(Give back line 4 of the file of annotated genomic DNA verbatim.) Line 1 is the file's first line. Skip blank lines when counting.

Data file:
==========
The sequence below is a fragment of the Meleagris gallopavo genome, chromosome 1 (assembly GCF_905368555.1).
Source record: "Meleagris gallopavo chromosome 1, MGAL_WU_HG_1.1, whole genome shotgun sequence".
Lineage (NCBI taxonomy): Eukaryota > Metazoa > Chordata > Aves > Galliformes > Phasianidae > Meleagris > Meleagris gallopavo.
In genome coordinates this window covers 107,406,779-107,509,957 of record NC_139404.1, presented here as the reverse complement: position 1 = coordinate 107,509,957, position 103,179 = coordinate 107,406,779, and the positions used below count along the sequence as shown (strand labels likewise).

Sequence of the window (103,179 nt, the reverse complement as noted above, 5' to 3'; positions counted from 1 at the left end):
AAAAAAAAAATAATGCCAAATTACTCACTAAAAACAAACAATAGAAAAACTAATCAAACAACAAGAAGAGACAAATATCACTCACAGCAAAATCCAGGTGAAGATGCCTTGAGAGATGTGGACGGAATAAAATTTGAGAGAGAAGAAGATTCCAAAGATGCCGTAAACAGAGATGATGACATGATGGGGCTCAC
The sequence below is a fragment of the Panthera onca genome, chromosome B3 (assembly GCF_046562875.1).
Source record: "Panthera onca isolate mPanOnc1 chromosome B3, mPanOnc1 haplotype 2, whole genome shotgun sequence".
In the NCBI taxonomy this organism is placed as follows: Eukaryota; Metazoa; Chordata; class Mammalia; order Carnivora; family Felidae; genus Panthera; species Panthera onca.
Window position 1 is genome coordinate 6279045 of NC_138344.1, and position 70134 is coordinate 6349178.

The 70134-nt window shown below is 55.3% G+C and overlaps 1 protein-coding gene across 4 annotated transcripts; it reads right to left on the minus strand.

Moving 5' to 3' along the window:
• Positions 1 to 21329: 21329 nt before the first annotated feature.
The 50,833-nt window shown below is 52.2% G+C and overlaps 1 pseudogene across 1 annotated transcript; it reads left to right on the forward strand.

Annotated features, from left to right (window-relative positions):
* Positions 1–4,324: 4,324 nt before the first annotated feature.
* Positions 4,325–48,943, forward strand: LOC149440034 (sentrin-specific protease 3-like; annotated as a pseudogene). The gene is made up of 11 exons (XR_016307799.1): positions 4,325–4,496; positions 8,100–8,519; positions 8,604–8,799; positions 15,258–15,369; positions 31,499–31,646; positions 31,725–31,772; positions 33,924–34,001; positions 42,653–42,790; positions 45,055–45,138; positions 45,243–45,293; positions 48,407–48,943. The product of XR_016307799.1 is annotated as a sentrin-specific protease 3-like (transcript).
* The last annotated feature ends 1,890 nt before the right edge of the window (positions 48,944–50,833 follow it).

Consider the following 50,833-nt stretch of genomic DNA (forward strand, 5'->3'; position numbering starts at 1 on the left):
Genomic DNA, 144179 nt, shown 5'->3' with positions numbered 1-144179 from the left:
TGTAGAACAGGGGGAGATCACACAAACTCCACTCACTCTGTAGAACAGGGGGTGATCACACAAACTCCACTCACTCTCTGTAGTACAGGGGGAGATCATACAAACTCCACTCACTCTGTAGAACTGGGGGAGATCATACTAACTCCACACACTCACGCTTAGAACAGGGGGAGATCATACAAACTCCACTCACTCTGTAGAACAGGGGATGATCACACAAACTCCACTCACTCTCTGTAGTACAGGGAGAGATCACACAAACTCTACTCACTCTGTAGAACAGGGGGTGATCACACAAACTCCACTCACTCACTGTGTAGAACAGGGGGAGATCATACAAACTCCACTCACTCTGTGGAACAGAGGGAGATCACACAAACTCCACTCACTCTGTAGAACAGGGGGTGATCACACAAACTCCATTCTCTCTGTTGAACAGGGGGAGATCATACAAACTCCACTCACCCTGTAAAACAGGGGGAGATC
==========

In genome coordinates this window covers 107,406,779-107,509,957 of record NC_139404.1, presented here as the reverse complement: position 1 = coordinate 107,509,957, position 103,179 = coordinate 107,406,779, and the positions used below count along the sequence as shown (strand labels likewise).